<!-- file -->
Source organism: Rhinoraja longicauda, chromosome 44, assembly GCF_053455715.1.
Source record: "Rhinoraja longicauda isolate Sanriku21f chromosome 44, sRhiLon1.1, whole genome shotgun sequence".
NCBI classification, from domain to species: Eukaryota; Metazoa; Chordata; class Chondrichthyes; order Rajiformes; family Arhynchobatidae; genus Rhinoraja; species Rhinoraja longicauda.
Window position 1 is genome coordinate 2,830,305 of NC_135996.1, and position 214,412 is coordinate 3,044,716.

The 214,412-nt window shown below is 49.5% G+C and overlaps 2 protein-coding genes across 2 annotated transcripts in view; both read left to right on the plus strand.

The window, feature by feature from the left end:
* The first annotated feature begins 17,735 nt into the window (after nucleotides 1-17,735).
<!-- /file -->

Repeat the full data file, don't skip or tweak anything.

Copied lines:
Source organism: Rhinoraja longicauda, chromosome 44, assembly GCF_053455715.1.
Source record: "Rhinoraja longicauda isolate Sanriku21f chromosome 44, sRhiLon1.1, whole genome shotgun sequence".
NCBI classification, from domain to species: Eukaryota; Metazoa; Chordata; class Chondrichthyes; order Rajiformes; family Arhynchobatidae; genus Rhinoraja; species Rhinoraja longicauda.
Window position 1 is genome coordinate 2,830,305 of NC_135996.1, and position 214,412 is coordinate 3,044,716.

The 214,412-nt window shown below is 49.5% G+C and overlaps 2 protein-coding genes across 2 annotated transcripts in view; both read left to right on the plus strand.

The window, feature by feature from the left end:
* The first annotated feature begins 17,735 nt into the window (after nucleotides 1-17,735).